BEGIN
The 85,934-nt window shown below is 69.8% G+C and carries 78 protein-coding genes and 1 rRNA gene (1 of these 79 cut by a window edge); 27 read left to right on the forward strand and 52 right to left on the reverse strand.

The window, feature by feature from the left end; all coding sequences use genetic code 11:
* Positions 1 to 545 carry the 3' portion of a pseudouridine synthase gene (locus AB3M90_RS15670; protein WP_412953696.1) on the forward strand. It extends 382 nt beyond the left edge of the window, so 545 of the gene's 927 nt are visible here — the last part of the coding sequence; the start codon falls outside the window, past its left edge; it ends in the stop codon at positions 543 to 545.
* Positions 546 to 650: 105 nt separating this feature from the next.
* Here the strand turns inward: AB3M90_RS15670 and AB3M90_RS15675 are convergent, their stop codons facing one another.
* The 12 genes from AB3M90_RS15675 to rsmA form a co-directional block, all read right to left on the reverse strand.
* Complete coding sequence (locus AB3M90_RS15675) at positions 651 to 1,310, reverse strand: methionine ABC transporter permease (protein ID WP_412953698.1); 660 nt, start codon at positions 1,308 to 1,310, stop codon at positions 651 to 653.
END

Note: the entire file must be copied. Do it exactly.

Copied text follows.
The 85,934-nt window shown below is 69.8% G+C and carries 78 protein-coding genes and 1 rRNA gene (1 of these 79 cut by a window edge); 27 read left to right on the forward strand and 52 right to left on the reverse strand.

The window, feature by feature from the left end; all coding sequences use genetic code 11:
* Positions 1 to 545 carry the 3' portion of a pseudouridine synthase gene (locus AB3M90_RS15670; protein WP_412953696.1) on the forward strand. It extends 382 nt beyond the left edge of the window, so 545 of the gene's 927 nt are visible here — the last part of the coding sequence; the start codon falls outside the window, past its left edge; it ends in the stop codon at positions 543 to 545.
* Positions 546 to 650: 105 nt separating this feature from the next.
* Here the strand turns inward: AB3M90_RS15670 and AB3M90_RS15675 are convergent, their stop codons facing one another.
* The 12 genes from AB3M90_RS15675 to rsmA form a co-directional block, all read right to left on the reverse strand.
* Complete coding sequence (locus AB3M90_RS15675) at positions 651 to 1,310, reverse strand: methionine ABC transporter permease (protein ID WP_412953698.1); 660 nt, start codon at positions 1,308 to 1,310, stop codon at positions 651 to 653.